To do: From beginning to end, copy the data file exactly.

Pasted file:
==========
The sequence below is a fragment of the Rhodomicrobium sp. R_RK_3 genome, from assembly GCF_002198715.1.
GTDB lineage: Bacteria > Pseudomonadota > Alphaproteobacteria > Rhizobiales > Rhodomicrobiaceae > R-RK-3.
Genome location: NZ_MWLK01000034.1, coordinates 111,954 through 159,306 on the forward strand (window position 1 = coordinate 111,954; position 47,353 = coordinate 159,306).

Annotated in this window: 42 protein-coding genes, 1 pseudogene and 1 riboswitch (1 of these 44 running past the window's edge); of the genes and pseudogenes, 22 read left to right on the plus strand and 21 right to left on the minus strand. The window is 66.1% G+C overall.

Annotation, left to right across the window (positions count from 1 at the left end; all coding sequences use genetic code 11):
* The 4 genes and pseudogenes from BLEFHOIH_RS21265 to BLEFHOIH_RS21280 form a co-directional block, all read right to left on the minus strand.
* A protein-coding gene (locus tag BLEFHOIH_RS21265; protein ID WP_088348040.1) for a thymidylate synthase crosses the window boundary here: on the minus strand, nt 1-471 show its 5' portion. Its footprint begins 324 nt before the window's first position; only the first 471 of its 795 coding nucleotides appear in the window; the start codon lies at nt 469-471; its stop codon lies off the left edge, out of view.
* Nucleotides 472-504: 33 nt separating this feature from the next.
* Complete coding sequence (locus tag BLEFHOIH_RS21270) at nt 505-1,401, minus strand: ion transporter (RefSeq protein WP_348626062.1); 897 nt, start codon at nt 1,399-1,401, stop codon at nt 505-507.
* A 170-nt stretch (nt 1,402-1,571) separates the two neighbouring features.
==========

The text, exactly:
The sequence below is a fragment of the Rhodomicrobium sp. R_RK_3 genome, from assembly GCF_002198715.1.
GTDB lineage: Bacteria > Pseudomonadota > Alphaproteobacteria > Rhizobiales > Rhodomicrobiaceae > R-RK-3.
Genome location: NZ_MWLK01000034.1, coordinates 111,954 through 159,306 on the forward strand (window position 1 = coordinate 111,954; position 47,353 = coordinate 159,306).

Annotated in this window: 42 protein-coding genes, 1 pseudogene and 1 riboswitch (1 of these 44 running past the window's edge); of the genes and pseudogenes, 22 read left to right on the plus strand and 21 right to left on the minus strand. The window is 66.1% G+C overall.

Annotation, left to right across the window (positions count from 1 at the left end; all coding sequences use genetic code 11):
* The 4 genes and pseudogenes from BLEFHOIH_RS21265 to BLEFHOIH_RS21280 form a co-directional block, all read right to left on the minus strand.
* A protein-coding gene (locus tag BLEFHOIH_RS21265; protein ID WP_088348040.1) for a thymidylate synthase crosses the window boundary here: on the minus strand, nt 1-471 show its 5' portion. Its footprint begins 324 nt before the window's first position; only the first 471 of its 795 coding nucleotides appear in the window; the start codon lies at nt 469-471; its stop codon lies off the left edge, out of view.
* Nucleotides 472-504: 33 nt separating this feature from the next.
* Complete coding sequence (locus tag BLEFHOIH_RS21270) at nt 505-1,401, minus strand: ion transporter (RefSeq protein WP_348626062.1); 897 nt, start codon at nt 1,399-1,401, stop codon at nt 505-507.
* A 170-nt stretch (nt 1,402-1,571) separates the two neighbouring features.